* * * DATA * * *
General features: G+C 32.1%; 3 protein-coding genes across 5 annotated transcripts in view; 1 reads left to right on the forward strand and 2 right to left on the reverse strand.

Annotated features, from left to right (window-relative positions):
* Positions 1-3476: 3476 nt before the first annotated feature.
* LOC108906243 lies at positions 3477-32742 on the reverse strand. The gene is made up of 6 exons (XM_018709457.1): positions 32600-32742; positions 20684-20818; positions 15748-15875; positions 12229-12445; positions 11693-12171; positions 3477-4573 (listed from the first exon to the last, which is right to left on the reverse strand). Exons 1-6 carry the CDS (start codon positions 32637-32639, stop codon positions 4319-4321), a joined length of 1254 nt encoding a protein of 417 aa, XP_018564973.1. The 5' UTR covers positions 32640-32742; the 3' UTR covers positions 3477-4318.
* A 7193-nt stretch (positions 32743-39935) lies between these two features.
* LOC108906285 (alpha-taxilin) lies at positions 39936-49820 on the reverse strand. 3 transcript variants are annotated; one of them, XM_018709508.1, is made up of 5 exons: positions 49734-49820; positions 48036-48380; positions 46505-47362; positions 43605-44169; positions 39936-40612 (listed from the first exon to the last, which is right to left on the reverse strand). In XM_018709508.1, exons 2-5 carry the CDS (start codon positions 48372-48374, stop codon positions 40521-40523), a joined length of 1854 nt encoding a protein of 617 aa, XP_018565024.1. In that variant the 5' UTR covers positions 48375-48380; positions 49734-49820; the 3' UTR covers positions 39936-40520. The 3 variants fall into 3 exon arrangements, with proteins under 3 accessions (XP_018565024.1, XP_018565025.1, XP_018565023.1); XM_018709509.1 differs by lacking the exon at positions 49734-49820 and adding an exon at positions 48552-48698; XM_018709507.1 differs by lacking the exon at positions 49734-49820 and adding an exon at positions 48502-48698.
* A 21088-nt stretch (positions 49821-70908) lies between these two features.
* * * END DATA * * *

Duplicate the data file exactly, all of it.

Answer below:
General features: G+C 32.1%; 3 protein-coding genes across 5 annotated transcripts in view; 1 reads left to right on the forward strand and 2 right to left on the reverse strand.

Annotated features, from left to right (window-relative positions):
* Positions 1-3476: 3476 nt before the first annotated feature.
* LOC108906243 lies at positions 3477-32742 on the reverse strand. The gene is made up of 6 exons (XM_018709457.1): positions 32600-32742; positions 20684-20818; positions 15748-15875; positions 12229-12445; positions 11693-12171; positions 3477-4573 (listed from the first exon to the last, which is right to left on the reverse strand). Exons 1-6 carry the CDS (start codon positions 32637-32639, stop codon positions 4319-4321), a joined length of 1254 nt encoding a protein of 417 aa, XP_018564973.1. The 5' UTR covers positions 32640-32742; the 3' UTR covers positions 3477-4318.
* A 7193-nt stretch (positions 32743-39935) lies between these two features.
* LOC108906285 (alpha-taxilin) lies at positions 39936-49820 on the reverse strand. 3 transcript variants are annotated; one of them, XM_018709508.1, is made up of 5 exons: positions 49734-49820; positions 48036-48380; positions 46505-47362; positions 43605-44169; positions 39936-40612 (listed from the first exon to the last, which is right to left on the reverse strand). In XM_018709508.1, exons 2-5 carry the CDS (start codon positions 48372-48374, stop codon positions 40521-40523), a joined length of 1854 nt encoding a protein of 617 aa, XP_018565024.1. In that variant the 5' UTR covers positions 48375-48380; positions 49734-49820; the 3' UTR covers positions 39936-40520. The 3 variants fall into 3 exon arrangements, with proteins under 3 accessions (XP_018565024.1, XP_018565025.1, XP_018565023.1); XM_018709509.1 differs by lacking the exon at positions 49734-49820 and adding an exon at positions 48552-48698; XM_018709507.1 differs by lacking the exon at positions 49734-49820 and adding an exon at positions 48502-48698.
* A 21088-nt stretch (positions 49821-70908) lies between these two features.